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First World War Acoustic Mirror Saved

  • A rare First World War structure, built to warn communities of Zeppelin attacks, re-opens following £68,000 restoration
  • An enduring witness to the experience of local communities during the First World War and one of only six protected First World War acoustic mirrors in the country
  • Glorious restoration unveiled today

Fulwell Acoustic Mirror is a 4m high concave concrete dish, constructed on the coast at Fulwell, Sunderland. Completed in 1917, it was designed to act as an acoustic early warning system against air raids, after a bomb dropped by a Zeppelin over the Wheatsheaf area of Sunderland in April 1916 left 22 people dead and more than 100 injured.

After many years of neglect the acoustic mirror's crumbling condition led to the structure being included on the Historic England (previously known as English Heritage) Heritage at Risk register. This triggered a partnership between Sunderland City Council, Historic England and the Heritage Lottery Fund programme- Limestone Landscapes, which has resulted in a glorious restoration, unveiled today, 9 June 2015.

Fulwell Acoustic Mirror
Crumbling Fulwell Acoustic Mirror, Heritage at Risk © Historic England

The mirror worked by reflecting sound detected by a microphone in front of the dish to an operator with headphones who could alert the authorities of approaching Zeppelins. Using sound detection methods learnt in the trenches it was designed to give a 15 minute warning of approaching enemy airships.

In 2013 Sunderland City Council secured funding from Historic England. This, together with money allocated to Limestone Landscape Partnership from the Heritage Lottery Fund (HLF), allowed the rescue to go ahead.

Now, with its smooth concave dish tilted upwards towards the sky, the Fulwell Acoustic Mirror is one of only 10 scheduled monuments in Sunderland. It can stand proud as an enduring witness to the experience of local communities during the turbulent years of the First World War.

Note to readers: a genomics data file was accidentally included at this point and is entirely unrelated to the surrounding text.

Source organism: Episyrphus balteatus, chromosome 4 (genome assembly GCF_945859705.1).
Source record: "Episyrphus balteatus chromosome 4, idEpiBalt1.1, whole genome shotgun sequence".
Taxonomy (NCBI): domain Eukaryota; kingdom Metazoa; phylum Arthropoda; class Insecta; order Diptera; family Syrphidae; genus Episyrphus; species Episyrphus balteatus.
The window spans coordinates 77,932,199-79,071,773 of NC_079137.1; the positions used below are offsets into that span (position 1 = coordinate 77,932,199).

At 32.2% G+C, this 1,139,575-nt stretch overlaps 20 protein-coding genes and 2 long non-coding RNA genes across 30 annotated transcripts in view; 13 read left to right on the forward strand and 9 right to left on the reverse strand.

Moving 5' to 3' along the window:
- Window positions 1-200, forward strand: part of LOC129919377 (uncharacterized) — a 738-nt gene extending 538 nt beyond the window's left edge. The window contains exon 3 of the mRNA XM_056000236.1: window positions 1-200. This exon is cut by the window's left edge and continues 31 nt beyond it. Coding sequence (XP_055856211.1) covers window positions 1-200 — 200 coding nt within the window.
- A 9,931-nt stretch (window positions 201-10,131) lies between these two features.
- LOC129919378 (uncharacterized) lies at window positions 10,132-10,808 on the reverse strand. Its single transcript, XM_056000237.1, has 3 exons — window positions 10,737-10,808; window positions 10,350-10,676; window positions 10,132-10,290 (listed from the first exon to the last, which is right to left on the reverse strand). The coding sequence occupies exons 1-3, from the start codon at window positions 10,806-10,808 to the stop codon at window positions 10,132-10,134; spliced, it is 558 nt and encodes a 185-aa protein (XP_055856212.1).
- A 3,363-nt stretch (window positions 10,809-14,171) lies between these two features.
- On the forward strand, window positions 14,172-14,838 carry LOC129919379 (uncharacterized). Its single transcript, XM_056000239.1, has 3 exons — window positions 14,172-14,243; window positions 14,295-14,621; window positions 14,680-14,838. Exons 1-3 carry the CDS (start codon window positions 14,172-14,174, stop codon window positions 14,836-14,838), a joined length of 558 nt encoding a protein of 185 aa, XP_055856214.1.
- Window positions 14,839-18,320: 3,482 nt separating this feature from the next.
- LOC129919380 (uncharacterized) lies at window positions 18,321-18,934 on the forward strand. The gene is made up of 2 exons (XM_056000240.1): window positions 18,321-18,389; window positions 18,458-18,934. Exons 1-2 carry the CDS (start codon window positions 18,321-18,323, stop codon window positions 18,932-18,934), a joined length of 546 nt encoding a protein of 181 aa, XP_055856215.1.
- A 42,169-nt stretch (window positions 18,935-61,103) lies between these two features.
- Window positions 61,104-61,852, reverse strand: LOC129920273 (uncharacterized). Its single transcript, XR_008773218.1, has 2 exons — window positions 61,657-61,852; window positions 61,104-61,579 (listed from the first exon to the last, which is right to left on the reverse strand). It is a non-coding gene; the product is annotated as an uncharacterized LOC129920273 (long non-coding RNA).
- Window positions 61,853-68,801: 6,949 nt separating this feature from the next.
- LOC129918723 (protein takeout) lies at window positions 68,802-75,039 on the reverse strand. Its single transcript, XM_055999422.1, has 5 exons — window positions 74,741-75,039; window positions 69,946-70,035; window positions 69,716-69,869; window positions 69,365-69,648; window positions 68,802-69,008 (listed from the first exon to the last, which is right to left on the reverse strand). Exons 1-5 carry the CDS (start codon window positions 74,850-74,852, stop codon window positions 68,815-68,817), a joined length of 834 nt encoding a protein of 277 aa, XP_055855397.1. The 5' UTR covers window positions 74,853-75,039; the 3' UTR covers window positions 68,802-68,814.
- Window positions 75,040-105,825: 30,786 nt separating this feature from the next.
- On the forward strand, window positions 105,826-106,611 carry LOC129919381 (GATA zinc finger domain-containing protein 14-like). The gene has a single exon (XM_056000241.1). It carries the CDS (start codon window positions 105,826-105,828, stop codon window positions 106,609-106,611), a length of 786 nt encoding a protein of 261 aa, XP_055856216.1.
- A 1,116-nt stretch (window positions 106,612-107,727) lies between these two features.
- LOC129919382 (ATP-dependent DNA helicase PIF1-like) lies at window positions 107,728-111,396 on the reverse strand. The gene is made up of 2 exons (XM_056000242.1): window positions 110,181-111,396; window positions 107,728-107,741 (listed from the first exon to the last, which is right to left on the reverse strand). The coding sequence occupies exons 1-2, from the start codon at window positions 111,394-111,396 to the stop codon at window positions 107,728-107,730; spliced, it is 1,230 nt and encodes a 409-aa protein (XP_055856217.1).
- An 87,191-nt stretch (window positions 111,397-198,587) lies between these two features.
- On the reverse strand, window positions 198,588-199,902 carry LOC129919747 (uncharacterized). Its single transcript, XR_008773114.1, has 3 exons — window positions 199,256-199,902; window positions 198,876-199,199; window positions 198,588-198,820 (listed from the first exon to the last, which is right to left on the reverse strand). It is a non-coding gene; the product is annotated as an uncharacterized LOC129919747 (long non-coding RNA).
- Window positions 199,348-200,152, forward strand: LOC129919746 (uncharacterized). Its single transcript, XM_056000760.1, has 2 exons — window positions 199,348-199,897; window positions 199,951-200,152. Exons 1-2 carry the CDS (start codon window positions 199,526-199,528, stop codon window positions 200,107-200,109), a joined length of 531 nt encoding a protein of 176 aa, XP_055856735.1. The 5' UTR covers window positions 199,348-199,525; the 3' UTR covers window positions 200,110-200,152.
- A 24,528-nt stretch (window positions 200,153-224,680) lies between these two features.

Restored Fulwell Acoustic Mirror
Restored Fulwell Acoustic Mirror, an enduring witness to the experience of local communities during the First World War © North News and Pictures

Kate Wilson, Historic England's Principal Adviser for Heritage at Risk for the North East, said: "The Acoustic Mirror at Fulwell was part of a chain of important early acoustic detection devices along the coast of Britain and, as one of only four surviving examples in the North East, it is a rare survivor of our 20th century defences and a witness to the conflict of First World War. This has been a very successful partnership to repair and reveal the mirror's history. It will take a step towards making sure the acoustic mirror will survive for many more years to come and come off our Heritage at Risk register."

Councillor John Kelly, the City Council's Portfolio Holder for Public Health, Wellness and Culture, said: "Fulwell Acoustic Mirror is a very rare, long lost reminder of the Home Front in the North East during the First World War.

"The restoration has given the acoustic mirror a new lease of life by preserving it for future generations almost 100 years after it was built to defend our shores.

"This along with new interpretative material will make it more accessible to residents, groups, schools and visitors as a unique heritage tourist attraction and educational resource.

"There are only a handful of these mirrors remaining, so it's an incredibly important part of our military history and it's especially fitting that this work has been completed at a time when we are commemorating the centenary of the First World War

The restoration has been a partnership effort, with a number of different groups and agencies involved in the project:

Sunderland North Young People (SNYP) under the supervision of Groundwork North East and the City Council's area response team cleared the undergrowth. Beaumont Brown Architects led the design work and supervised the repair and landscaping works. While the Archaeological Practice Limited carried out an archaeological assessment of the site alongside a number of other contractors who were involved in the restoration.

The project used specially developed techniques, including the use of diluted sheep droppings to tone in the repair work. Its setting has been enhanced by an attractive landscaping scheme of bound gravel pathways, grassed picnic areas and a wildflower meadow including poppies. A specially designed interpretation panel with original artwork provides an educational resource at the site.

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